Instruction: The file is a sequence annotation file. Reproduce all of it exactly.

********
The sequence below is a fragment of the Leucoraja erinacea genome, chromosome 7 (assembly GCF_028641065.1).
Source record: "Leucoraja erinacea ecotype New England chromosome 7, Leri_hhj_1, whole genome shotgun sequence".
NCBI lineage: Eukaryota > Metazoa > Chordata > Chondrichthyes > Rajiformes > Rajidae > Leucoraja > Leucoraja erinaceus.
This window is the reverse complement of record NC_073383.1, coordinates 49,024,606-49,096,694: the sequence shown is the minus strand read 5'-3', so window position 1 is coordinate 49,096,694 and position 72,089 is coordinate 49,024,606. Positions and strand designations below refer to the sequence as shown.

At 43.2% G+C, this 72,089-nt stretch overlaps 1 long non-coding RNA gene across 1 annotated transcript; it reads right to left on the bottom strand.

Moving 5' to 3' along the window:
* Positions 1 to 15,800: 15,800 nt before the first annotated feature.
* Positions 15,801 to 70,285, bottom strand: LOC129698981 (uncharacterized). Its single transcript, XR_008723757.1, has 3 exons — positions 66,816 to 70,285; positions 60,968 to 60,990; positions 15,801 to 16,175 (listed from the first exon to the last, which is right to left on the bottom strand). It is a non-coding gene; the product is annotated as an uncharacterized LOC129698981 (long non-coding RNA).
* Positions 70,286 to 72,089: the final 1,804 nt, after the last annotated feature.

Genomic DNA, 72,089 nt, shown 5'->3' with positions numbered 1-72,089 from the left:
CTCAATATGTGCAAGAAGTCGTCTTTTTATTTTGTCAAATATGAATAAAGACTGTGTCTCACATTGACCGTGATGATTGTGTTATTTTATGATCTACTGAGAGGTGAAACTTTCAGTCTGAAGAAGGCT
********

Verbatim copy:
The sequence below is a fragment of the Leucoraja erinacea genome, chromosome 7 (assembly GCF_028641065.1).
Source record: "Leucoraja erinacea ecotype New England chromosome 7, Leri_hhj_1, whole genome shotgun sequence".
NCBI lineage: Eukaryota > Metazoa > Chordata > Chondrichthyes > Rajiformes > Rajidae > Leucoraja > Leucoraja erinaceus.
This window is the reverse complement of record NC_073383.1, coordinates 49,024,606-49,096,694: the sequence shown is the minus strand read 5'-3', so window position 1 is coordinate 49,096,694 and position 72,089 is coordinate 49,024,606. Positions and strand designations below refer to the sequence as shown.

At 43.2% G+C, this 72,089-nt stretch overlaps 1 long non-coding RNA gene across 1 annotated transcript; it reads right to left on the bottom strand.

Moving 5' to 3' along the window:
* Positions 1 to 15,800: 15,800 nt before the first annotated feature.
* Positions 15,801 to 70,285, bottom strand: LOC129698981 (uncharacterized). Its single transcript, XR_008723757.1, has 3 exons — positions 66,816 to 70,285; positions 60,968 to 60,990; positions 15,801 to 16,175 (listed from the first exon to the last, which is right to left on the bottom strand). It is a non-coding gene; the product is annotated as an uncharacterized LOC129698981 (long non-coding RNA).
* Positions 70,286 to 72,089: the final 1,804 nt, after the last annotated feature.

Genomic DNA, 72,089 nt, shown 5'->3' with positions numbered 1-72,089 from the left:
CTCAATATGTGCAAGAAGTCGTCTTTTTATTTTGTCAAATATGAATAAAGACTGTGTCTCACATTGACCGTGATGATTGTGTTATTTTATGATCTACTGAGAGGTGAAACTTTCAGTCTGAAGAAGGCT